All modern browsers support mouse wheels and fire events when the user rotates the mousewheel. Browsers often use the mousewheel to scroll the document or to zoom in or out, but you can cancel the mousewheel event to prevent those default actions.
There are a number of interoperability issues that affect mousewheel events, but it is possible to write code that works on all platforms. At the time of this writing, all browsers but Firefox support an event named “mousewheel”. Firefox uses “DOMMouseScroll” instead. And the DOM Level 3 Events draft proposes an event named “wheel” instead of “mousewheel”. In addition to the differences in event names, the objects passed to these various events use different property names to specify the amount of wheel rotation that occurred. Finally, note that there are fundamental hardware distinctions between mouse wheels as well. Some allow 1-dimensional rotation forward and back and some (particularly on Macs) also allow rotation left and right (on these mice the “wheel” is really a trackball). The DOM Level 3 standard even includes support for 3-dimensional mouse “wheels” that can report clockwise or counter-clockwise rotation in addition to forward/back and left/right.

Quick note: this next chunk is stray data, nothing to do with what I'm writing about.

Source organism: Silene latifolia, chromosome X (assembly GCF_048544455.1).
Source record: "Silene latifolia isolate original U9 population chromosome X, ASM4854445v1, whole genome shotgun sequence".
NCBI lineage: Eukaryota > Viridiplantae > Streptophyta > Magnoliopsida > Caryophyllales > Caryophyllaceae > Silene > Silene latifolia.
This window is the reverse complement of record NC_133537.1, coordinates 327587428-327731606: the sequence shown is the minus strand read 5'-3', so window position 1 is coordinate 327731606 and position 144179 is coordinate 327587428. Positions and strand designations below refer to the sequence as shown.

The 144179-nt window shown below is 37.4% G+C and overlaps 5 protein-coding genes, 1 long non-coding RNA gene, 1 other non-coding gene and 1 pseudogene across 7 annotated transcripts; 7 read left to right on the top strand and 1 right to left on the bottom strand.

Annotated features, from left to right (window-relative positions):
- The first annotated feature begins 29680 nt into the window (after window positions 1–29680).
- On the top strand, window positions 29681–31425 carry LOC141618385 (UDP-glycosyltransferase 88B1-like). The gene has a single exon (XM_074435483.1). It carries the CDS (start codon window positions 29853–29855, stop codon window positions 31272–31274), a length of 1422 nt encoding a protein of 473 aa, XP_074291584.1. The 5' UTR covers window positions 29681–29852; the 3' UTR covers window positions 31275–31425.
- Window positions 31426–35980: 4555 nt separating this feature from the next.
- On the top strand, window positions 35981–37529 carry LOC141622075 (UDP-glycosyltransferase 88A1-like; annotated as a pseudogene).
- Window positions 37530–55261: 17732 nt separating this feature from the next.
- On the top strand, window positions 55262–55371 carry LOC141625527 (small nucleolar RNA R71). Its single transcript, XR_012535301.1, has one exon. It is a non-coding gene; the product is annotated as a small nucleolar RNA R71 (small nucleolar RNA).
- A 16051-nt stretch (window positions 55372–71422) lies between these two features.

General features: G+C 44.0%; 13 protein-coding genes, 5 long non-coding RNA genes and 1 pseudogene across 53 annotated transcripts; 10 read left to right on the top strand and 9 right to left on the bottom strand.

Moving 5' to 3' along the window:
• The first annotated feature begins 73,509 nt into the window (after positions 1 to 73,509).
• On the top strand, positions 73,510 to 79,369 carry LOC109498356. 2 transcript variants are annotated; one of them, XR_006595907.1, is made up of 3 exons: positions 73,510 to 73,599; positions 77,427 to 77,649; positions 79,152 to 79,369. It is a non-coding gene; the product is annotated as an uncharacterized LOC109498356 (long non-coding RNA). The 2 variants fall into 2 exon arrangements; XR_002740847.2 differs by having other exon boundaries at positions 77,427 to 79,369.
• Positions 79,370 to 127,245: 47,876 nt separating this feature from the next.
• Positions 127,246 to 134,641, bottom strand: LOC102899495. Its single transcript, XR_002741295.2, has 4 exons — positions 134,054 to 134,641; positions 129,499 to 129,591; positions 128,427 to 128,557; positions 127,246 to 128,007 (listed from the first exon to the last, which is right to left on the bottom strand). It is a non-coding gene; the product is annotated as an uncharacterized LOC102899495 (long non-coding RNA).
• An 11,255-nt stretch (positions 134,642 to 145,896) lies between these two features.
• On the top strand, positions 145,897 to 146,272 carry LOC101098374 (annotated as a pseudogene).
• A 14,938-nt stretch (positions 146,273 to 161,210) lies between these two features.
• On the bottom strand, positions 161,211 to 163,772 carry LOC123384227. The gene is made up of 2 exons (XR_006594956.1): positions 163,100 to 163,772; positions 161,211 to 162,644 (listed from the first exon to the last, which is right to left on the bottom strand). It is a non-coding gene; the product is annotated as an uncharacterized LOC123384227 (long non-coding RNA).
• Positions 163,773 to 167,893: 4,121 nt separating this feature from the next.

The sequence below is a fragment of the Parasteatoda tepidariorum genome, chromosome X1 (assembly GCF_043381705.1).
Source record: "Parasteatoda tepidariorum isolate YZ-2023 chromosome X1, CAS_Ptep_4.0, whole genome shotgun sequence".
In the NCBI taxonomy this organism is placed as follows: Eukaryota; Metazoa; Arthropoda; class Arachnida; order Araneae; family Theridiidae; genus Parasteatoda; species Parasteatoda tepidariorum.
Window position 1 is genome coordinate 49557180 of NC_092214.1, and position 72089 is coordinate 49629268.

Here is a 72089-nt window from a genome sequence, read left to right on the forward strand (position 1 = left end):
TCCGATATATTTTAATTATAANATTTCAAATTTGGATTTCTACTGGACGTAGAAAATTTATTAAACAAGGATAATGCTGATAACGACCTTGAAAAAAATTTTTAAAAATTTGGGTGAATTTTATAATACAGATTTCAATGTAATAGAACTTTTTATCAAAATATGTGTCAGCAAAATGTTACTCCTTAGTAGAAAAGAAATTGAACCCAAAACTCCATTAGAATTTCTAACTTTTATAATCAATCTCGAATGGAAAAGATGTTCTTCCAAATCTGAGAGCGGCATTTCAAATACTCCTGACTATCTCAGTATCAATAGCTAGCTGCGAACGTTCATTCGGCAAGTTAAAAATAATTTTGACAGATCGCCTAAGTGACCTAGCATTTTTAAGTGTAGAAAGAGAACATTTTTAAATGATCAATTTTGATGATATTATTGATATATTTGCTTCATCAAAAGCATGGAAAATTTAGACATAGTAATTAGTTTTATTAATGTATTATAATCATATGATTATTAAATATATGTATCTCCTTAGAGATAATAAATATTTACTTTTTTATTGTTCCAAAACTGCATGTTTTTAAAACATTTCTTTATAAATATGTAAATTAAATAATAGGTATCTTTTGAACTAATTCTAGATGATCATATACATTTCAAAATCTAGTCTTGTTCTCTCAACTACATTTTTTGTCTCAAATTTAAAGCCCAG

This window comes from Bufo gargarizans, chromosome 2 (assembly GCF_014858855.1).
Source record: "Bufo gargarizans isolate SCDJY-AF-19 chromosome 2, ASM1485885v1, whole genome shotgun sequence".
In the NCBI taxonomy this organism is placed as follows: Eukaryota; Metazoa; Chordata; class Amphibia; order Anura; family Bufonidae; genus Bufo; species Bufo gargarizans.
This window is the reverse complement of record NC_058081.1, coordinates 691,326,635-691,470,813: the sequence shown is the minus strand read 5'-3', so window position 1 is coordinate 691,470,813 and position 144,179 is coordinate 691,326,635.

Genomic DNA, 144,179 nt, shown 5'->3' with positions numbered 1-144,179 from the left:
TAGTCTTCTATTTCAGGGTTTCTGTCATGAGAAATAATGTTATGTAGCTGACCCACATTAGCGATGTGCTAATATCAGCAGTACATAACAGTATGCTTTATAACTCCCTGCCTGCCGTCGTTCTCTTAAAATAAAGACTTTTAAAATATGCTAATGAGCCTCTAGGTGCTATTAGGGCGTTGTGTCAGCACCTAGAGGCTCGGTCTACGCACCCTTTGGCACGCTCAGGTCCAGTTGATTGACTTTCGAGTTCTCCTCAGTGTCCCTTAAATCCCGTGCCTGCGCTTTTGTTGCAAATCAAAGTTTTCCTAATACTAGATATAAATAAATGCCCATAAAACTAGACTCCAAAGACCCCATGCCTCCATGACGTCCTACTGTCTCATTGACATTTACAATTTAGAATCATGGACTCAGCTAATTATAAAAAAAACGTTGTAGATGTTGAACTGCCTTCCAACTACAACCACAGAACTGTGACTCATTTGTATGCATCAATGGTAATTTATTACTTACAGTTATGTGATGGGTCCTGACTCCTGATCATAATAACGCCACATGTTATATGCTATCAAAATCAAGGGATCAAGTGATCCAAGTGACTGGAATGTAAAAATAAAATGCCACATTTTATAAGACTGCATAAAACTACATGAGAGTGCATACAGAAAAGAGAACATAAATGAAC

The event object passed to a “mousewheel” handler has a
wheelDelta property that specifies how far the user turned the wheel. One mousewheel “click” away from the user is generally a delta of 120 and one click toward the user is -120. In Safari and Chrome, to support ...
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